Iz wants a cell phone. Desperately. Her lobbying reached a fever pitch one year ago, and irked even her usually unflappable dad. So we struck a deal: She both stops perseverating on the topic and hits a certain grade plateau for three trimesters in a row, she gets a phone.
She stopped the daily campaigning. She also hit the marks easily for the first two grade cycles. But this Friday, when the third cycle's grades came in, she missed the bar in one class: her hardest, the one she likes the most. By .58%.
She earned a 89.42 B+.
She's not getting the phone.
Because that's the way the world works. Sometimes you fail, despite putting in your all and doing your best. And, you can't argue with math. It's a lesson kids needs to learn, in a way that really sticks. When they're young. Before they get to high school, college, the work force -- before they start believing they can negotiate anything, before they start dealing with people who are not their parents.
This lesson is sticking.
I completely empathize with Iz wanting a phone -- most of her friends have them, and they text each other all the time. She's out of some social loops, and that sucks. But I also see some of her friends treat their expensive devices casually, losing or breaking them without much concern. And Iz is like her mom -- she spends much of her life in her head, untethered to the material world, which means we both misplace important stuff due to inattention. She needs to understand that having a phone is a huge responsibility, a big cash-intensive deal, and one that requires constant locational awareness. These points can't be emphasized strongly enough.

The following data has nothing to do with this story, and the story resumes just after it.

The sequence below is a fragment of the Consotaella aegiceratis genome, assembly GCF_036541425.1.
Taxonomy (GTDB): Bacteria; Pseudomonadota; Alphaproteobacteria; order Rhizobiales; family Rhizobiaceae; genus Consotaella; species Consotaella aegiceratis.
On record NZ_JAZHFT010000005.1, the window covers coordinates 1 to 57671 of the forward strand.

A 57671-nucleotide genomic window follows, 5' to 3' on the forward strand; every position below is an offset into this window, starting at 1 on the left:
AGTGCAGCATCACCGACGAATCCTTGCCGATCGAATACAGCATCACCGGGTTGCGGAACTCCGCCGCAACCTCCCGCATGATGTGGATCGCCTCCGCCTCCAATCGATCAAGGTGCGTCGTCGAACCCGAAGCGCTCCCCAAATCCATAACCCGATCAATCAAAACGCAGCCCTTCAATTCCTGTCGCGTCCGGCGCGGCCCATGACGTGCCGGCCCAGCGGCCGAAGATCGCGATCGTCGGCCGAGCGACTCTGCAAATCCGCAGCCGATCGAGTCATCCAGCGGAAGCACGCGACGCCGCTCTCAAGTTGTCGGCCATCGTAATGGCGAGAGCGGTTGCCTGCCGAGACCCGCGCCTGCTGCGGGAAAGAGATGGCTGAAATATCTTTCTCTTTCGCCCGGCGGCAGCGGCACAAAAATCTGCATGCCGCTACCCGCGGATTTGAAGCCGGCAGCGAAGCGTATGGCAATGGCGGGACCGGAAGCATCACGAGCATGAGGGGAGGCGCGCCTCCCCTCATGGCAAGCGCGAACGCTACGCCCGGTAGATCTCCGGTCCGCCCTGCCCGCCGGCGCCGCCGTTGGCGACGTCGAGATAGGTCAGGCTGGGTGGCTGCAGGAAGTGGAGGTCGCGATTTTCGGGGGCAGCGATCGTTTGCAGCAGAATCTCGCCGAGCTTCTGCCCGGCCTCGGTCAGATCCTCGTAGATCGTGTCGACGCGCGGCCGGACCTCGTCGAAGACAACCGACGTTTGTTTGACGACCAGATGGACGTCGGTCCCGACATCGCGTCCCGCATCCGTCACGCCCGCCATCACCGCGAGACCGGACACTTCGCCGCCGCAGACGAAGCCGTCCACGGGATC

And she will get a phone on her thirteenth birthday, which is in two months. That's been a given since she was wee, since she first started making noises about apps and texting. I think a phone is a good idea, given that she'll be in high school next year, and her activities and independence will only ramp up.
But two months is an eon, from her perspective. She's really bummed. I don't blame her, and told her so.
She handled the missed mark with good grace, though she was initially extremely upset -- she did work her ass off, after all. She also said that she'd rather get a B+ in that class -- which in her opinion is taught by the more invested teacher -- than be in the less challenging class and not learn as much and get an easy A. Her eyes are on learning and mastery, not primarily on the grades -- though she understands that they're important, too. And she did get a consolation prize for the hard work that resulted in such good marks: The first season of a trashy teen soap opera on iTunes.
It's important that our kids to learn how to fail. In that way -- and even though I would never intentionally cause my sweet, thoughtful, hardworking girl distress -- I'm almost glad she didn't get that final A. Better she learns this lesson from someone who loves her unconditionally.